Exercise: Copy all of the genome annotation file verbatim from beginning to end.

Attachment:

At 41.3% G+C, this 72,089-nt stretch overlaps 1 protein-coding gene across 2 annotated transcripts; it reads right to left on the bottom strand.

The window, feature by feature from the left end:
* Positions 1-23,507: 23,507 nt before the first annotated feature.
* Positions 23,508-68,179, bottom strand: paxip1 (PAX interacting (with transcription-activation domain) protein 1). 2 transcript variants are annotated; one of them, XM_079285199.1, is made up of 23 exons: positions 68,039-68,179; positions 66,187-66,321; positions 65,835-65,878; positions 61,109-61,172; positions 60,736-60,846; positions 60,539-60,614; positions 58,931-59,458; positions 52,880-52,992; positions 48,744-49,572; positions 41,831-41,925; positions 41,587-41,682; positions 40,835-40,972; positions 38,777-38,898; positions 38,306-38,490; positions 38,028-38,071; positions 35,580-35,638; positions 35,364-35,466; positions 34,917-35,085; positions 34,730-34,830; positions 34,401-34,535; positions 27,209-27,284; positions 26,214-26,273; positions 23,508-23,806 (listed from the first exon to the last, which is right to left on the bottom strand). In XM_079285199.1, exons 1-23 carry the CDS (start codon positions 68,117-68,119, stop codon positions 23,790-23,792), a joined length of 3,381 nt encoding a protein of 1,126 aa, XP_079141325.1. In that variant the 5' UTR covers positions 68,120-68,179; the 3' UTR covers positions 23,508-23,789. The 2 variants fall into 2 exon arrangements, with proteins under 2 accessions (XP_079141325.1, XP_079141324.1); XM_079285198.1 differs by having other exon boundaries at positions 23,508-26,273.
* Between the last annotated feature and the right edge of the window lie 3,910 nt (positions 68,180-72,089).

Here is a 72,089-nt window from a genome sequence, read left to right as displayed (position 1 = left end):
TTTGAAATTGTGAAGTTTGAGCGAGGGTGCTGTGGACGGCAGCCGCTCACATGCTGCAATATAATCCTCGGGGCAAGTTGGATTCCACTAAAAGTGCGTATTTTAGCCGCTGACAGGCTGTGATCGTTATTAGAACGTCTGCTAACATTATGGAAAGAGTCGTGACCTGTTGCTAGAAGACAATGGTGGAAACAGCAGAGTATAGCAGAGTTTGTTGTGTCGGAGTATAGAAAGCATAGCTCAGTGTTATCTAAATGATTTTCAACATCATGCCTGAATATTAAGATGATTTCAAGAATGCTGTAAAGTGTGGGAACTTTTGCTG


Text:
At 41.3% G+C, this 72,089-nt stretch overlaps 1 protein-coding gene across 2 annotated transcripts; it reads right to left on the bottom strand.

The window, feature by feature from the left end:
* Positions 1-23,507: 23,507 nt before the first annotated feature.
* Positions 23,508-68,179, bottom strand: paxip1 (PAX interacting (with transcription-activation domain) protein 1). 2 transcript variants are annotated; one of them, XM_079285199.1, is made up of 23 exons: positions 68,039-68,179; positions 66,187-66,321; positions 65,835-65,878; positions 61,109-61,172; positions 60,736-60,846; positions 60,539-60,614; positions 58,931-59,458; positions 52,880-52,992; positions 48,744-49,572; positions 41,831-41,925; positions 41,587-41,682; positions 40,835-40,972; positions 38,777-38,898; positions 38,306-38,490; positions 38,028-38,071; positions 35,580-35,638; positions 35,364-35,466; positions 34,917-35,085; positions 34,730-34,830; positions 34,401-34,535; positions 27,209-27,284; positions 26,214-26,273; positions 23,508-23,806 (listed from the first exon to the last, which is right to left on the bottom strand). In XM_079285199.1, exons 1-23 carry the CDS (start codon positions 68,117-68,119, stop codon positions 23,790-23,792), a joined length of 3,381 nt encoding a protein of 1,126 aa, XP_079141325.1. In that variant the 5' UTR covers positions 68,120-68,179; the 3' UTR covers positions 23,508-23,789. The 2 variants fall into 2 exon arrangements, with proteins under 2 accessions (XP_079141325.1, XP_079141324.1); XM_079285198.1 differs by having other exon boundaries at positions 23,508-26,273.
* Between the last annotated feature and the right edge of the window lie 3,910 nt (positions 68,180-72,089).

Here is a 72,089-nt window from a genome sequence, read left to right as displayed (position 1 = left end):
TTTGAAATTGTGAAGTTTGAGCGAGGGTGCTGTGGACGGCAGCCGCTCACATGCTGCAATATAATCCTCGGGGCAAGTTGGATTCCACTAAAAGTGCGTATTTTAGCCGCTGACAGGCTGTGATCGTTATTAGAACGTCTGCTAACATTATGGAAAGAGTCGTGACCTGTTGCTAGAAGACAATGGTGGAAACAGCAGAGTATAGCAGAGTTTGTTGTGTCGGAGTATAGAAAGCATAGCTCAGTGTTATCTAAATGATTTTCAACATCATGCCTGAATATTAAGATGATTTCAAGAATGCTGTAAAGTGTGGGAACTTTTGCTG